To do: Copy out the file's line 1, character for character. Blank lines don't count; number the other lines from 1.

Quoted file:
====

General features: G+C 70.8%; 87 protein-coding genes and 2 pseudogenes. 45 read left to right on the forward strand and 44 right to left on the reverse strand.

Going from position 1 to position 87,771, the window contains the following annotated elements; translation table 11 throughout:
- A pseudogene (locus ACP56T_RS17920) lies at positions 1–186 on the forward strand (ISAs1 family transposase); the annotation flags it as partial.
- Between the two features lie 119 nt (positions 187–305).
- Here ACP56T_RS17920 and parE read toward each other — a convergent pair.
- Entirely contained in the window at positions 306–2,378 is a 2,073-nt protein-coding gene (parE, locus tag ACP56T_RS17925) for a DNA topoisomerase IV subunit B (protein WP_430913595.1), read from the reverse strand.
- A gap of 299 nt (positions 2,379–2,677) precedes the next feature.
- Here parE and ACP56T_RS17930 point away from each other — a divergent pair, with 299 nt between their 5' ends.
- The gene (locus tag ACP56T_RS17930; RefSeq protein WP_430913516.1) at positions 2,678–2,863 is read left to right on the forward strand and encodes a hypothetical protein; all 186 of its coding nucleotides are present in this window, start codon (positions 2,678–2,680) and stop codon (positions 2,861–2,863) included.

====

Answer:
General features: G+C 70.8%; 87 protein-coding genes and 2 pseudogenes. 45 read left to right on the forward strand and 44 right to left on the reverse strand.